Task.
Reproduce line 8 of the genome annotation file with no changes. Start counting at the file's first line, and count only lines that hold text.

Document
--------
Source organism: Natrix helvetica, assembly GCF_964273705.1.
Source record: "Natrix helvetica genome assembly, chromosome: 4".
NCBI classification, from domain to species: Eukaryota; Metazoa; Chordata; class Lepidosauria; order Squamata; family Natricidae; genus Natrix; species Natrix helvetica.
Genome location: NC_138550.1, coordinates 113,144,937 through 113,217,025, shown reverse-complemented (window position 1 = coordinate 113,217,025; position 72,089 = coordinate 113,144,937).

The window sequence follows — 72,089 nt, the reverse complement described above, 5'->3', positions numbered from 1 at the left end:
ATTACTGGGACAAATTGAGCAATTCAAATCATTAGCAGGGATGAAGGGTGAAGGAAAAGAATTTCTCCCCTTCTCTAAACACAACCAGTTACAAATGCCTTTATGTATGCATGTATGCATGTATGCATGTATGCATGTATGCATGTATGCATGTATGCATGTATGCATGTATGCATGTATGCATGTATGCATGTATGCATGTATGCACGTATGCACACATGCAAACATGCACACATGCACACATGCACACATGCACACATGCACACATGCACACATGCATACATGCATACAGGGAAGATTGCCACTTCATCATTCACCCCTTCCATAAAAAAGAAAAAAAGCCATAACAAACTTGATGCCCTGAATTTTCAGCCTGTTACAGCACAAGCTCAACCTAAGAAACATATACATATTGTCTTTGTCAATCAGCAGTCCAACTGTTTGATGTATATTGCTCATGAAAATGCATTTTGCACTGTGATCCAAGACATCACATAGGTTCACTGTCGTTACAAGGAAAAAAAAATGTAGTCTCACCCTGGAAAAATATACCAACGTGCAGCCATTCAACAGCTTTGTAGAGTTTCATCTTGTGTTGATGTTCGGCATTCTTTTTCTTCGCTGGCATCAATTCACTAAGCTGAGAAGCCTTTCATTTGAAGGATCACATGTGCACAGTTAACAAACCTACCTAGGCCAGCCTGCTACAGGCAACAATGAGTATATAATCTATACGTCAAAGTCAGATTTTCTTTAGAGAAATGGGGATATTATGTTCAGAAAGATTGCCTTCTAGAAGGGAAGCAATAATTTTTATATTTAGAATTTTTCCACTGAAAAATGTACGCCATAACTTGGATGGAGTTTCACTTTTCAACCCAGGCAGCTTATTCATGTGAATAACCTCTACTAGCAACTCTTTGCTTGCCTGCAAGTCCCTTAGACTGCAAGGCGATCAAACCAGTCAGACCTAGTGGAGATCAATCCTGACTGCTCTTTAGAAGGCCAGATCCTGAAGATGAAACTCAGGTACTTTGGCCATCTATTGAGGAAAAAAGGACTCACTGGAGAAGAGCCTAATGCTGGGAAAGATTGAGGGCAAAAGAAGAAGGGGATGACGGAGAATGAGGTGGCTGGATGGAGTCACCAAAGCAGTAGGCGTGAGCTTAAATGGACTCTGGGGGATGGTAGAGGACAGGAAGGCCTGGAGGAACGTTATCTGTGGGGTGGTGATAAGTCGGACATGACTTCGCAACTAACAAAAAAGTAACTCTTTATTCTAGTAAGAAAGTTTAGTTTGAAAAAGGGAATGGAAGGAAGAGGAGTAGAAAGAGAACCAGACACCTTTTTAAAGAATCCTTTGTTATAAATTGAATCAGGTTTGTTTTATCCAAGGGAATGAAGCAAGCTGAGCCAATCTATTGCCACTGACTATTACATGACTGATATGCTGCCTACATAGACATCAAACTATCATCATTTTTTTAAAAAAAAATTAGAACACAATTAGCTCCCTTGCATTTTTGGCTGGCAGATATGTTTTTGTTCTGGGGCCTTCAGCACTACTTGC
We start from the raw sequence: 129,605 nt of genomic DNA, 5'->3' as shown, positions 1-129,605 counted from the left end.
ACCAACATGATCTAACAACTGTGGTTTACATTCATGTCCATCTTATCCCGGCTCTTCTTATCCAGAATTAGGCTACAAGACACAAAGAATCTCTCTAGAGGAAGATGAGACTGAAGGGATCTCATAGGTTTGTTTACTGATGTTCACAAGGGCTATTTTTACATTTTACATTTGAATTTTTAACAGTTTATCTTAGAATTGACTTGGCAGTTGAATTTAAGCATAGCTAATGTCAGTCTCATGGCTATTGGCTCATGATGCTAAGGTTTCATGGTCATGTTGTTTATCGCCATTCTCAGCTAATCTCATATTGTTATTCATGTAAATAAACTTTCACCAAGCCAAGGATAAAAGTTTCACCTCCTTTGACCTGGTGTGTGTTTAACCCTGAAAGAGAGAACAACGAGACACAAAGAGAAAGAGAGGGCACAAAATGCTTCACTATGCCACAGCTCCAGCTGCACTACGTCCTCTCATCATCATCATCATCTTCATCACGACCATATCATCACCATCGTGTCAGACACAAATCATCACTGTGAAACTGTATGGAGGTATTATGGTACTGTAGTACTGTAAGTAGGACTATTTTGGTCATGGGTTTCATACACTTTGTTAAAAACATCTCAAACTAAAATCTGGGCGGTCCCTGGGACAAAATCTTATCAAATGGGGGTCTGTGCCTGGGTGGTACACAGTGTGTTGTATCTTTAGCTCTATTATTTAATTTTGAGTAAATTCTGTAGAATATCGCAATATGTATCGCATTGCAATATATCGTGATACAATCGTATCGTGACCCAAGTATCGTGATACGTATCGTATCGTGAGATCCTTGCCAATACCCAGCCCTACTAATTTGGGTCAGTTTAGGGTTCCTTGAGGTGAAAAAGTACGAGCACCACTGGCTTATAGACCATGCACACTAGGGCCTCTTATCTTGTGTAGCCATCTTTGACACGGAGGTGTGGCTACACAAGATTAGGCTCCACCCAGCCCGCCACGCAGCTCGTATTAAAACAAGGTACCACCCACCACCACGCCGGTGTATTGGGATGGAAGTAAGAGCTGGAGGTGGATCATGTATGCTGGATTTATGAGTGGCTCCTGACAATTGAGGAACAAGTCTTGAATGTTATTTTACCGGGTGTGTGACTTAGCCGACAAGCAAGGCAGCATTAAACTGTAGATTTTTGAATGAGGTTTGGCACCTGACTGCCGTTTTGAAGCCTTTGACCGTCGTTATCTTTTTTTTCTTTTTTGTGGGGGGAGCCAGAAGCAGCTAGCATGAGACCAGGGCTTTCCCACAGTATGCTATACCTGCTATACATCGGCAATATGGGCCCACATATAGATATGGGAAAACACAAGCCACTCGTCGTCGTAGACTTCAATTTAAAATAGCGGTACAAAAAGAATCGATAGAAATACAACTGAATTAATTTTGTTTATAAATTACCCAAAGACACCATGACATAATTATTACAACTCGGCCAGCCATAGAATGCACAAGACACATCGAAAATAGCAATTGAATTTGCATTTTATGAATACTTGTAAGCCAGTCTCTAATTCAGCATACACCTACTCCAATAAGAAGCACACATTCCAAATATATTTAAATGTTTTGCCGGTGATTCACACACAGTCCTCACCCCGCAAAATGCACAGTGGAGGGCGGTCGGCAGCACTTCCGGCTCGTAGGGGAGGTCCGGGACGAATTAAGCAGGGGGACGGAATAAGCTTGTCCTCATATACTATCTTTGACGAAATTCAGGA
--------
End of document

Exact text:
ACCAACATGATCTAACAACTGTGGTTTACATTCATGTCCATCTTATCCCGGCTCTTCTTATCCAGAATTAGGCTACAAGACACAAAGAATCTCTCTAGAGGAAGATGAGACTGAAGGGATCTCATAGGTTTGTTTACTGATGTTCACAAGGGCTATTTTTACATTTTACATTTGAATTTTTAACAGTTTATCTTAGAATTGACTTGGCAGTTGAATTTAAGCATAGCTAATGTCAGTCTCATGGCTATTGGCTCATGATGCTAAGGTTTCATGGTCATGTTGTTTATCGCCATTCTCAGCTAATCTCATATTGTTATTCATGTAAATAAACTTTCACCAAGCCAAGGATAAAAGTTTCACCTCCTTTGACCTGGTGTGTGTTTAACCCTGAAAGAGAGAACAACGAGACACAAAGAGAAAGAGAGGGCACAAAATGCTTCACTATGCCACAGCTCCAGCTGCACTACGTCCTCTCATCATCATCATCATCTTCATCACGACCATATCATCACCATCGTGTCAGACACAAATCATCACTGTGAAACTGTATGGAGGTATTATGGTACTGTAGTACTGTAAGTAGGACTATTTTGGTCATGGGTTTCATACACTTTGTTAAAAACATCTCAAACTAAAATCTGGGCGGTCCCTGGGACAAAATCTTATCAAATGGGGGTCTGTGCCTGGGTGGTACACAGTGTGTTGTATCTTTAGCTCTATTATTTAATTTTGAGTAAATTCTGTAGAATATCGCAATATGTATCGCATTGCAATATATCGTGATACAATCGTATCGTGACCCAAGTATCGTGATACGTATCGTATCGTGAGATCCTTGCCAATACCCAGCCCTACTAATTTGGGTCAGTTTAGGGTTCCTTGAGGTGAAAAAGTACGAGCACCACTGGCTTATAGACCATGCACACTAGGGCCTCTTATCTTGTGTAGCCATCTTTGACACGGAGGTGTGGCTACACAAGATTAGGCTCCACCCAGCCCGCCACGCAGCTCGTATTAAAACAAGGTACCACCCACCACCACGCCGGTGTATTGGGATGGAAGTAAGAGCTGGAGGTGGATCATGTATGCTGGATTTATGAGTGGCTCCTGACAATTGAGGAACAAGTCTTGAATGTTATTTTACCGGGTGTGTGACTTAGCCGACAAGCAAGGCAGCATTAAACTGTAGATTTTTGAATGAGGTTTGGCACCTGACTGCCGTTTTGAAGCCTTTGACCGTCGTTATCTTTTTTTTCTTTTTTGTGGGGGGAGCCAGAAGCAGCTAGCATGAGACCAGGGCTTTCCCACAGTATGCTATACCTGCTATACATCGGCAATATGGGCCCACATATAGATATGGGAAAACACAAGCCACTCGTCGTCGTAGACTTCAATTTAAAATAGCGGTACAAAAAGAATCGATAGAAATACAACTGAATTAATTTTGTTTATAAATTACCCAAAGACACCATGACATAATTATTACAACTCGGCCAGCCATAGAATGCACAAGACACATCGAAAATAGCAATTGAATTTGCATTTTATGAATACTTGTAAGCCAGTCTCTAATTCAGCATACACCTACTCCAATAAGAAGCACACATTCCAAATATATTTAAATGTTTTGCCGGTGATTCACACACAGTCCTCACCCCGCAAAATGCACAGTGGAGGGCGGTCGGCAGCACTTCCGGCTCGTAGGGGAGGTCCGGGACGAATTAAGCAGGGGGACGGAATAAGCTTGTCCTCATATACTATCTTTGACGAAATTCAGGA